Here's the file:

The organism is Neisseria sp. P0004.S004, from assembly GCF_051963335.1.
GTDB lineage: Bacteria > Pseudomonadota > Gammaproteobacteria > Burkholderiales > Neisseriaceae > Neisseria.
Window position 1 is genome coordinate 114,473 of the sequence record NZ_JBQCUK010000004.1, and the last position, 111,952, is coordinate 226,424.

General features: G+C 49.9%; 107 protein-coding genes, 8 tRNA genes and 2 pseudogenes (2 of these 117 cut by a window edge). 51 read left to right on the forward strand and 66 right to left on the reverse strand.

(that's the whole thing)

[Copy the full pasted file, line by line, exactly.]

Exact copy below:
The organism is Neisseria sp. P0004.S004, from assembly GCF_051963335.1.
GTDB lineage: Bacteria > Pseudomonadota > Gammaproteobacteria > Burkholderiales > Neisseriaceae > Neisseria.
Window position 1 is genome coordinate 114,473 of the sequence record NZ_JBQCUK010000004.1, and the last position, 111,952, is coordinate 226,424.

General features: G+C 49.9%; 107 protein-coding genes, 8 tRNA genes and 2 pseudogenes (2 of these 117 cut by a window edge). 51 read left to right on the forward strand and 66 right to left on the reverse strand.